Syracuse (May. 25)
Services were held here last night as part of the annual Marshall Day Memorial Exercises in honor of the late Louis Marshall, a native of this city. Max L. Stolz, prominent local attorney and member of the Marshall family, presided over the event, which took place in the gymnasium of the Syracuse Jewish Communal Center of which the former Marshall home is a part. Tribute to the great Jewish leader was paid by several speakers.
Rabbi Philip Bernstein of Temple Brith Kodesh, Rochester, was the principal speaker. Discussing the German question, he advised the audience that the best way to meet it is “to be upright, like Louis Marshall, and give the best of ourselves”.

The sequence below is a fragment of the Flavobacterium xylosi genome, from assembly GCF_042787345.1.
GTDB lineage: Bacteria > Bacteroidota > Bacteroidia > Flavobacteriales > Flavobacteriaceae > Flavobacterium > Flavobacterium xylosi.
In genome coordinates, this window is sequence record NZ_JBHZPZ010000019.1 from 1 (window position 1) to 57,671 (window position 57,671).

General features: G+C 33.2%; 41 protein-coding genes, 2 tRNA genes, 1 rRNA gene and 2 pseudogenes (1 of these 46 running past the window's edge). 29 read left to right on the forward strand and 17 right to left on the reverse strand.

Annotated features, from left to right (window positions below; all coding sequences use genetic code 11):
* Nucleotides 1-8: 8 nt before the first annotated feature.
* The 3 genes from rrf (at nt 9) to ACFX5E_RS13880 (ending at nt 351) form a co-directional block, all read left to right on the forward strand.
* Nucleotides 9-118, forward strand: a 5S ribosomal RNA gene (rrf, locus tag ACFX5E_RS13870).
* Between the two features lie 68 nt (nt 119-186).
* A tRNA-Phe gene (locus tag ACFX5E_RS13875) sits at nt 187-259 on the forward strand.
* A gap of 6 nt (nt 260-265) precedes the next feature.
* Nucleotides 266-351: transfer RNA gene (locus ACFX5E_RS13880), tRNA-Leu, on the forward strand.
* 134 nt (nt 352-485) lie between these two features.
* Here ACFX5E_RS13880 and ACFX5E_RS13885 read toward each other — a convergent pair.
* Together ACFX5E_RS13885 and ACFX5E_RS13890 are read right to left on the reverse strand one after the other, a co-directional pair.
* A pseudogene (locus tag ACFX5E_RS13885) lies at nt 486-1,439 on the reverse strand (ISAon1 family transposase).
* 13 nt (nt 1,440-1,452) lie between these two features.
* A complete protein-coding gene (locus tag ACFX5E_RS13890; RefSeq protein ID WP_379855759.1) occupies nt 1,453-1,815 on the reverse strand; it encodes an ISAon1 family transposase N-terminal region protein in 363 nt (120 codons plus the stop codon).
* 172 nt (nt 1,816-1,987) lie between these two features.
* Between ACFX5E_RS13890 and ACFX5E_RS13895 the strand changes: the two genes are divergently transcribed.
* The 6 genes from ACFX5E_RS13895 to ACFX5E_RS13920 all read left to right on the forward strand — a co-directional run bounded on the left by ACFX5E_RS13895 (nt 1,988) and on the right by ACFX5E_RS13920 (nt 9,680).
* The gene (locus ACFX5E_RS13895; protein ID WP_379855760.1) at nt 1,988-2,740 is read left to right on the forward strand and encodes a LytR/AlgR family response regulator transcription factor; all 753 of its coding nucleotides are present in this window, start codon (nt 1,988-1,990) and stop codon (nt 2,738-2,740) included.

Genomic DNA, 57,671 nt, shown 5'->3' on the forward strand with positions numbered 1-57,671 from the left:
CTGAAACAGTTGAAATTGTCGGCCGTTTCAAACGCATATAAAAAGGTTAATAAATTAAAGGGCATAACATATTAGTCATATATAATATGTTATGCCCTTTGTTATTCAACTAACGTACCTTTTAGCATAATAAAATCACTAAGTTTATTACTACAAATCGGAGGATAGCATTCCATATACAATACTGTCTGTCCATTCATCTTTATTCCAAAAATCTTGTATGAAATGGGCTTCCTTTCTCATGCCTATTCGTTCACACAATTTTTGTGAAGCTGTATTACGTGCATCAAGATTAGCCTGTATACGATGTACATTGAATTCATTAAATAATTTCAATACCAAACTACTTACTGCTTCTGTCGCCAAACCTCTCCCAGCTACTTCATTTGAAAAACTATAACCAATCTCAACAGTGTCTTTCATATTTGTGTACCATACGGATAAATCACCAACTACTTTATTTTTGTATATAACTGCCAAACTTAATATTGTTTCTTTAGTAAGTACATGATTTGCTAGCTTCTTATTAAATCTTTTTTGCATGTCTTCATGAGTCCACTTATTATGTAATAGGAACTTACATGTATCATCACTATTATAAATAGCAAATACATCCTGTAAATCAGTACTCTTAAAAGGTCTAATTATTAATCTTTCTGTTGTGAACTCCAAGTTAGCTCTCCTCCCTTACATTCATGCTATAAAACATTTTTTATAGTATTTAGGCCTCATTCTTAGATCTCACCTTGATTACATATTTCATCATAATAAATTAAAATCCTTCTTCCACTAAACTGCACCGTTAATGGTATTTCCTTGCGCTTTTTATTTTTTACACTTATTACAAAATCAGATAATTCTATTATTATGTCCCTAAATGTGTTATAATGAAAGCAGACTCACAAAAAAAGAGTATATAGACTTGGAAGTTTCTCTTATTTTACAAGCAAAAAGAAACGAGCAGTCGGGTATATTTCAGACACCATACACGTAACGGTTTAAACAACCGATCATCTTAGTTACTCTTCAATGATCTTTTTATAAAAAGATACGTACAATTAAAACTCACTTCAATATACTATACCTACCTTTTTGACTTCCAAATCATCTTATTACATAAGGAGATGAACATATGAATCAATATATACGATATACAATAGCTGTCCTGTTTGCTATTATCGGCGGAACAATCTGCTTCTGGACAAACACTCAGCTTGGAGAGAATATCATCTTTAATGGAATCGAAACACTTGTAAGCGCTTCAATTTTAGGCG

“Every Jew,” Rabbi Bernstein said, “holds within his hand the destiny of his people. Therefore, we must give the finest of ourselves, so that our work might be a credit to the entire Jewish people. We must serve our people, even as Louis Marshall did, working day and night for them. Too many of our leaders today, because of financial reasons, are standing inactively behind. Louis Marshall was never afraid of being a Jew, was never afraid to stand for the honor and welfare of his people. He never cringed. He always sought fairness and justice.
“Louis Marshall once said that there is no trouble in Judaism that cannot be solved by more Judaism. An ignorant Jew cannot know the meaning of self-respect. And first of all, we must have self-respect. And to be self-respectful, we need a Jewish education, a knowledge of Jewish lore. Judaism is a mature religion, and to know it thoroughly, one must be intelligently versed in Jewish history and culture.”